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Biden Orders Changes to the Military Code of Justice for Sexual Assault Victims

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President Joe Biden will sign an executive order that gives decisions on the prosecution of serious military crimes, including sexual assault, to independent military attorneys. (AP File Photo/Alex Brandon)
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WASHINGTON — President Joe Biden on Friday will sign an executive order giving decisions on the prosecution of serious military crimes, including sexual assault, to independent military attorneys, taking that power away from victims’ commanders.

The order formally implements legislation passed by Congress in 2022 aimed at strengthening protections for service members, who were often at the mercy of their commanders to decide whether to take their assault claims seriously.

Members of Congress, frustrated with the growing number of sexual assaults in the military, fought with defense leaders for several years over the issue. They argued that commanders at times were willing to ignore charges or incidents in their units to protect those accused of offenses and that using independent lawyers would beef up prosecutions. Military leaders balked, saying it could erode commanders’ authority.

The change was among more than two dozen recommendations made in 2021 by an independent review commission on sexual assault in the military that was set up by Defense Secretary Lloyd Austin. And it was included in the annual defense bill last year. But since it requires a change to the Uniform Code of Military Justice, it needed formal presidential action.

In a call with reporters previewing the order, senior Biden administration officials said it was the most sweeping change to the military legal code since it was created in 1950.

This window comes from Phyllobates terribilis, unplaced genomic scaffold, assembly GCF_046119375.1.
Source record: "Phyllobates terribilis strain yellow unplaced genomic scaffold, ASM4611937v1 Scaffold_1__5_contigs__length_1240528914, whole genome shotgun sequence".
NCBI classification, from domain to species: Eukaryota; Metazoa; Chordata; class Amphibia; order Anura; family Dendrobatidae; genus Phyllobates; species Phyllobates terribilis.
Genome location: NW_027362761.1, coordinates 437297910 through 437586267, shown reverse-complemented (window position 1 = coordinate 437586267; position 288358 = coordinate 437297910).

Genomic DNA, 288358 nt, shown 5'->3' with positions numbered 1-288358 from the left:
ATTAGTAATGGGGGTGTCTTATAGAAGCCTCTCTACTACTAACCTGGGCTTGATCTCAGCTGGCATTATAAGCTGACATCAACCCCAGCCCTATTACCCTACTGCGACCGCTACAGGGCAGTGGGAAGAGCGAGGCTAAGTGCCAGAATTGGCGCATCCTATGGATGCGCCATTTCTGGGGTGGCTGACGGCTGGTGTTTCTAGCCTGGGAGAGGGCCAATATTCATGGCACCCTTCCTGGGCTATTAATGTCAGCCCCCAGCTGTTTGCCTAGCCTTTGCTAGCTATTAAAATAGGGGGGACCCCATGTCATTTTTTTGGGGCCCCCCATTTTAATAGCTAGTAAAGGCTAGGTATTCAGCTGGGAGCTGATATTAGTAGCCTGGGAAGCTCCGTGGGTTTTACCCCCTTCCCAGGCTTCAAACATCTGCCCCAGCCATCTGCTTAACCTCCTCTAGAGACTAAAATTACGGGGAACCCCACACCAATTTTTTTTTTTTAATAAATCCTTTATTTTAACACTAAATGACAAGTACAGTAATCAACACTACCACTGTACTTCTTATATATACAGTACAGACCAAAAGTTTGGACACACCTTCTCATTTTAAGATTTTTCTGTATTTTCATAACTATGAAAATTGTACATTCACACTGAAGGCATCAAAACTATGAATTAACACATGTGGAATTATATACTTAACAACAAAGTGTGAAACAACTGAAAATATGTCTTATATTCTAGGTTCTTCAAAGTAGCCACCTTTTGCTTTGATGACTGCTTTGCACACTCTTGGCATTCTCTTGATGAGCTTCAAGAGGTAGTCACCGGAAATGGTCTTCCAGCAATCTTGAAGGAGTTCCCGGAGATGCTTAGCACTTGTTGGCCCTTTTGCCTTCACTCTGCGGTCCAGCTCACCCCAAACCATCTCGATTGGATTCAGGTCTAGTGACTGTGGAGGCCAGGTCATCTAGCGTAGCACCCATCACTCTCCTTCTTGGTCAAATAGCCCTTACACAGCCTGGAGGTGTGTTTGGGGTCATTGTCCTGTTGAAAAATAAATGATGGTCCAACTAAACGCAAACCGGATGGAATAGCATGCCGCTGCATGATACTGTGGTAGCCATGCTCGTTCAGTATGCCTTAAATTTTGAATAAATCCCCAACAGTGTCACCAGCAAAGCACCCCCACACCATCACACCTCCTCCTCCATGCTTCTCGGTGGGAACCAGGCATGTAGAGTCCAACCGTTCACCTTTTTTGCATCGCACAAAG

The Pentagon had already been moving forward with the change. A year ago, the Army, Navy, Marine Corps and Air Force set up the new special trial counsel offices, which will assume authority over prosecution decisions by the end of this year. Beginning Jan. 1, 2025, that prosecution authority will expand to include sexual harassment cases.

The changes come as the military continues to grapple with rising numbers of reported sexual assaults in its ranks.

While the services have made inroads in making it easier and safer for troops to come forward, they have had far less success reducing the number of assaults, which have increased nearly every year since 2006. Overall, there were more than 8,942 reports of sexual assaults involving service members during the 2022 fiscal year, a slight increase over 8,866 the year before.

Defense officials have long argued that an increase in reported assaults is a positive trend because so many people are reluctant to report them, both in the military and in society as a whole. Greater reporting, they say, shows there is more confidence in the reporting system, greater comfort with the support for victims, and a growing number of offenders who are being held accountable.

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